As you should know, ecosystems are dynamic systems (they change), and the process by which they change over time is called succession.
There are two types of succession: Primary succession and Secondary succession. Primary succession starts on new areas of land with NO organic material or soil (eg. bare rock/sand), for example, new land exposed when sea level drops, or a new surface formed by a volcanic eruption. Secondary succession is when the land has been destroyed or damaged, so succession must start again; the area has been cleared of all plants and must re-develop (eg. plants growing after a forest fire).
The succession occurs in stages called seral stages. The stages for primary succession are:
1) PIONEER SPECIES COLONISE THE LAND. The abiotic conditions are harsh, there’s no soil to retain water, so these species are specialised to tolerate and survive in these conditions.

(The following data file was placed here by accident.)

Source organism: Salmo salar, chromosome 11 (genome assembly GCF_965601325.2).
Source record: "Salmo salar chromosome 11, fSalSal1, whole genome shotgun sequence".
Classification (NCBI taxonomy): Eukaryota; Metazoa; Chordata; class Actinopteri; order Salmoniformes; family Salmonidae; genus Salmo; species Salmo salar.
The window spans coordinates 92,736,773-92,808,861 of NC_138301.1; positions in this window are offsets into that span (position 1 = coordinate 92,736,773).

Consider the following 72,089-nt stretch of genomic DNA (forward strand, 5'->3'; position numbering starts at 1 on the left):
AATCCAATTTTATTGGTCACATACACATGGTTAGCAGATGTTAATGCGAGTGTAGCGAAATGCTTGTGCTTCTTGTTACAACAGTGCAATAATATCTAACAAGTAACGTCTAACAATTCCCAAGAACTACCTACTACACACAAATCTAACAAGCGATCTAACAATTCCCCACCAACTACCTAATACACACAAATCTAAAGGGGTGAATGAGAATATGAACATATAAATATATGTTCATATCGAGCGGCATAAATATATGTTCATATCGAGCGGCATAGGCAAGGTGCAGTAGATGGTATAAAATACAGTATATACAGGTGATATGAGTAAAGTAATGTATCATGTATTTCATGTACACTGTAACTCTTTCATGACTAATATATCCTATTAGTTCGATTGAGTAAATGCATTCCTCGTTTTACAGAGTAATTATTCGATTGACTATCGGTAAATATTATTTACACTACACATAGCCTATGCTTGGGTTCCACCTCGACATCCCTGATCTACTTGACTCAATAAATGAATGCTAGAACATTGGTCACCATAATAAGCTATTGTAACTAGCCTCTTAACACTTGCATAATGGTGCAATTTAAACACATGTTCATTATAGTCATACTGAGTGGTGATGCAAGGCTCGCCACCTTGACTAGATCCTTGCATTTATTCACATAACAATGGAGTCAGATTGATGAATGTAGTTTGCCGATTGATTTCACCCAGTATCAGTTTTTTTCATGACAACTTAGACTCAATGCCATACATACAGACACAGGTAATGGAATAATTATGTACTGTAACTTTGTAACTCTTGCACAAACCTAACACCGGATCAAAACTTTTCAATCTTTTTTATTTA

2) PIONEER SPECIES CHANGE ABIOTIC CONDITIONS. As they die, the humus (dead organic material) is decomposed by microorganisms and create a thin, basic soil.
3) NEW ORGANISMS CAN MOVE IN AND GROW. The soil means more water csn be retained and more nutrients are available for plants. As each organism arrives, dies and is decomposed, more soil is built up and larger plants can live there. Once enough and large enough plants live there, habitats emerge and animals can move in and survive.
As more species move in and live there, the ecosystem becomes more complex and diversity increases.
The final seral stage is called the complex community, this is when the ecosystem is at its largest and most complex and won’t change much more; it’s at a steady state.
Secondary succession occurs the same way, except there is already soil present so succession starts at a later seral stage.